The scope of the financing package is still being negotiated by the MoD with industrial partners, BAE and Rolls-Royce. Unlike most previous defence contracts, financing for the industrial phase of renewal will only be released in stages to try to keep costs under control. At each stage new conditions for performance and delivery could be agreed. So far £4bn has been spent. Industry sources said the new round of funding would be used for continued design work and to order components that take a while to manufacture. It would also be used to secure production in the supply chain, which accounts for roughly half the cost of building a new submarine. The first steel is expected to be cut by the end of the year.
Police investigate report of suspicious activity near Aldershot garrison
The Guardian reports that police are investigating reports of two men acting suspiciously near the British Army garrison in Aldershot, Hampshire. Officers received a report from a civilian member of staff who works in the military complex that two men were behaving suspiciously in a blue Renault Clio parked nearby. There was no contact made between the two men and the person reporting the incident and there is nothing to suggest a crime was committed, the police added.
Tensions have been high around military bases since two men described as “Middle Eastern” in appearance allegedly tried to abduct an RAF serviceman at knifepoint outside RAF Marham, Norfolk, in July. Bulford military camp on Salisbury Plain, Wiltshire, was placed on lockdown on last week after reports that three people had been seen on a nearby ridge with a “long-barrelled weapon”. However, police said the incident was a false alarm.
MPs call for Royal Navy to be deployed in border control roll
The Daily Telegraph reports that MPs have warned that the Royal Navy should be deployed in the English Channel to protect the UK against migrant people-smugglers and the heightened terror threat. Extra patrols around the border are needed, MPs say, because the UK’s fleet of cutters is depleted and not sufficient to protect against the threat to the country from the refugee crisis. The warning by the Home Affairs Select Committee comes as it emerged that British ferry passengers may soon be protected by armed sea marshals or see their ships boarded by military marksmen amid fears of a terror attack in the English Channel. The Daily Telegraph understands that British and French ministers are in talks about deploying marshals on cross Channel ferries amid fears that they are a “weak link” in the fight against Jihadi terrorists.
Protecting the English Channel has in recent months become the key front in the battle to protect Britain’s borders. Earlier this year 18 Albanians were rescued from a sinking inflatable boat off the Kent coast. However, it emerged that just three Border Force cutter vessels were being used to patrol the UK's 7,000 miles of coastal borders.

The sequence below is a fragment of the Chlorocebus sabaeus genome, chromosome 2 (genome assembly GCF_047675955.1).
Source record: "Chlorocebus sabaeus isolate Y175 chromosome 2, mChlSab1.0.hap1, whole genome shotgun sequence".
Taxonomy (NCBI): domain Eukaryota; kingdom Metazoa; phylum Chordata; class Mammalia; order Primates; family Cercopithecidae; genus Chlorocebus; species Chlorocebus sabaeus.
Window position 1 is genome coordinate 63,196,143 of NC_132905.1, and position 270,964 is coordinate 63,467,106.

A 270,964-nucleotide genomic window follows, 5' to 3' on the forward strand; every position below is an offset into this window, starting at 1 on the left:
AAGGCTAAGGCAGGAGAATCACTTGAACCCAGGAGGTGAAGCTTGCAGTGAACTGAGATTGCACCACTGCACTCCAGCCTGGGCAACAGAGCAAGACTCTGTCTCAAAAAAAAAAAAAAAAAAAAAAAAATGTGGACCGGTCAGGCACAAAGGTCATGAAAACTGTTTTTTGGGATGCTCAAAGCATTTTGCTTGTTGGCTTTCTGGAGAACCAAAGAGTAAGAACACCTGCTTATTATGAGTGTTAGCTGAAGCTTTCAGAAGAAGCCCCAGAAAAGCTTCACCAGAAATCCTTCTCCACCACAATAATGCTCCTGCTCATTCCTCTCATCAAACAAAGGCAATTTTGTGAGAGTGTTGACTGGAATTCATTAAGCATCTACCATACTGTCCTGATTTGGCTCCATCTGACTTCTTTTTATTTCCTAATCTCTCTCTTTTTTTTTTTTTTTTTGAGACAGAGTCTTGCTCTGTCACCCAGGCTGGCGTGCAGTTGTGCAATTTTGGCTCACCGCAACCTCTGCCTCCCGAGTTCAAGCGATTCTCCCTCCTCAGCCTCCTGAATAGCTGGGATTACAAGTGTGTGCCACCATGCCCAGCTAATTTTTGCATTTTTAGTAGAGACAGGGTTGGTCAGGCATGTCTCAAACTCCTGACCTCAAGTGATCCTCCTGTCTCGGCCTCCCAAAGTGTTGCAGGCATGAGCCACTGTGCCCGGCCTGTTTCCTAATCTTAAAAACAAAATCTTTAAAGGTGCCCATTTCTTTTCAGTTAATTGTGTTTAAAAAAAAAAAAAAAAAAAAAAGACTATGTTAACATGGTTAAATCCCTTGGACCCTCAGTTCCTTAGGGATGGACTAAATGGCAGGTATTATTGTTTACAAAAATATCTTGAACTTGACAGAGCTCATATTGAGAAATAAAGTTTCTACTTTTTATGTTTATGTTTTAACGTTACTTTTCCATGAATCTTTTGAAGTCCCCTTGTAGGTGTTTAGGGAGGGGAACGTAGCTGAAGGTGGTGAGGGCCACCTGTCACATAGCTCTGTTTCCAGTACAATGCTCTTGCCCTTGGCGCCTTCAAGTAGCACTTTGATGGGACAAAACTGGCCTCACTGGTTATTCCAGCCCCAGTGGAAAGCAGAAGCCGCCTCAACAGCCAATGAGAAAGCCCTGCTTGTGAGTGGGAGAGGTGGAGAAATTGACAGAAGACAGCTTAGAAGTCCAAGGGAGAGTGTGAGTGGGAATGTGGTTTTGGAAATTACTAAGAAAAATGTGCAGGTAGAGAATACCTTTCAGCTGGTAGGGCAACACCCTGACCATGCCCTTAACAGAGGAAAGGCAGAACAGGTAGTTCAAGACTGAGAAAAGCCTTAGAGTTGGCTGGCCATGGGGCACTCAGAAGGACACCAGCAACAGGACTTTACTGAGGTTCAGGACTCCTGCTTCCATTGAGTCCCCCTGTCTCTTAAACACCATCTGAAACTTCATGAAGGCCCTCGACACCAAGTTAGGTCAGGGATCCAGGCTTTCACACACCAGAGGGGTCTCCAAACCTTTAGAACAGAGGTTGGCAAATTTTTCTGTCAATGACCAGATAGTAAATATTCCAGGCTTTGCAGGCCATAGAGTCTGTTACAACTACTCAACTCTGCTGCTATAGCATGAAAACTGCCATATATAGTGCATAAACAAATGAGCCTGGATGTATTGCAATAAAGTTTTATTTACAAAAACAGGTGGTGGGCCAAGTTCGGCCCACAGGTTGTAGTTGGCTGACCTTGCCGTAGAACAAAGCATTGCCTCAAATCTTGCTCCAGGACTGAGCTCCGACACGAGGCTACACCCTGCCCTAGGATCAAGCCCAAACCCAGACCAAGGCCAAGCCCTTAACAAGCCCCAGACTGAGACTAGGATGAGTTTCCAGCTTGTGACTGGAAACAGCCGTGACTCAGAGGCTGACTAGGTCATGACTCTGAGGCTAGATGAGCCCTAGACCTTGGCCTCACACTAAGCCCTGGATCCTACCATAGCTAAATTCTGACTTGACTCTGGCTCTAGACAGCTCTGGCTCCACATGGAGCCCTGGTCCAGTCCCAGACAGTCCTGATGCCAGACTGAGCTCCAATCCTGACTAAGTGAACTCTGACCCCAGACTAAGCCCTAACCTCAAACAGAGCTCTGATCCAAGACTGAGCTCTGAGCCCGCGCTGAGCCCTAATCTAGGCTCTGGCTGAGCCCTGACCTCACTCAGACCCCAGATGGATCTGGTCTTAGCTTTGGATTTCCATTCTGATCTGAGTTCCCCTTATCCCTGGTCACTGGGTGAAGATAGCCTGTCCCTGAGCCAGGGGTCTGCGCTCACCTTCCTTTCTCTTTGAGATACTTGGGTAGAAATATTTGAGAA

Russell Square stabbings: Man arrested on suspicion of murder
The BBC reports that man has been arrested on suspicion of murder after a US citizen was killed and five other people were injured in a knife attack in central London. Police believe the attack in Russell Square on Wednesday was “spontaneous”, with victims “selected at random”. The injured people were from Britain, America, Israel and Australia. Police arrested a 19-year-old Norwegian national of Somali origin. They say there is no evidence of radicalisation.
Armed police were called to the square shortly after 10:30pm on Wednesday after receiving reports of a man attacking people with a knife. They arrived within six minutes and chased the suspect, who eyewitnesses said had blood on his hands. They said police ordered him to stand still but he kept running. He was then Tasered by officers.
Concern after all Royal Navy destroyers seen docked in harbor
The Sunday Times reports that the Royal Navy’s fleet of six £1 billion Type 45 destroyers are docked in Portsmouth for reasons that include giving crews time with their families over the summer, according to the MoD. A Navy spokesman said the scenario was “unusual but not unprecedented” and said it is not connected with the serious engineering problems that have beset the fleet.
It was revealed earlier this year that vessels were breaking down in the Persian Gulf because they are not designed for the heat. Intercooler units, which reduce heat from the exhaust, slowdown in warm waters, leaving the engine unable to generate enough power. Last month, First Sea Lord Admiral Sir Philip Jones told the House of Commons Defence Committee that the gas turbine engines driving destroyers “degraded catastrophically” in very warm seas. The MoD will have to pick up the full bill for the multimillion-pound refit. It is understood that the entire fleet is expected to remain in Portsmouth for around three weeks. “To have them docked for a sustained period over the summer is unusual but not unprecedented,” the Royal Navy spokesman said.
Senior military officers critisised over hotel bills
The Independent reports that the MoD is facing criticism for spending tens of thousands of pounds on luxury hotels for senior military personnel, including a five-star super yacht in Gibraltar. According to figures obtained under the Freedom of Information Act, the MoD spent £222m on travel and hotels in 2014-15. Senior military officials spent more than £300 a night on 75 stays last year, totaling a cost of £121,463. The most lavish hotel bill resulted from a stay onboard a £120m five-star super yacht, which houses two restaurants, a sun deck and a casino. The 20 nights spent on the Sunborn Hotel totalled £8,880. The MoD even paid £35,600 at 24 hotels in London where there are a number of military barracks for service personnel. One employee spent £312 for a night at the Park Lane Hotel, which is only a mile from the MoD’s barracks in Hyde Park.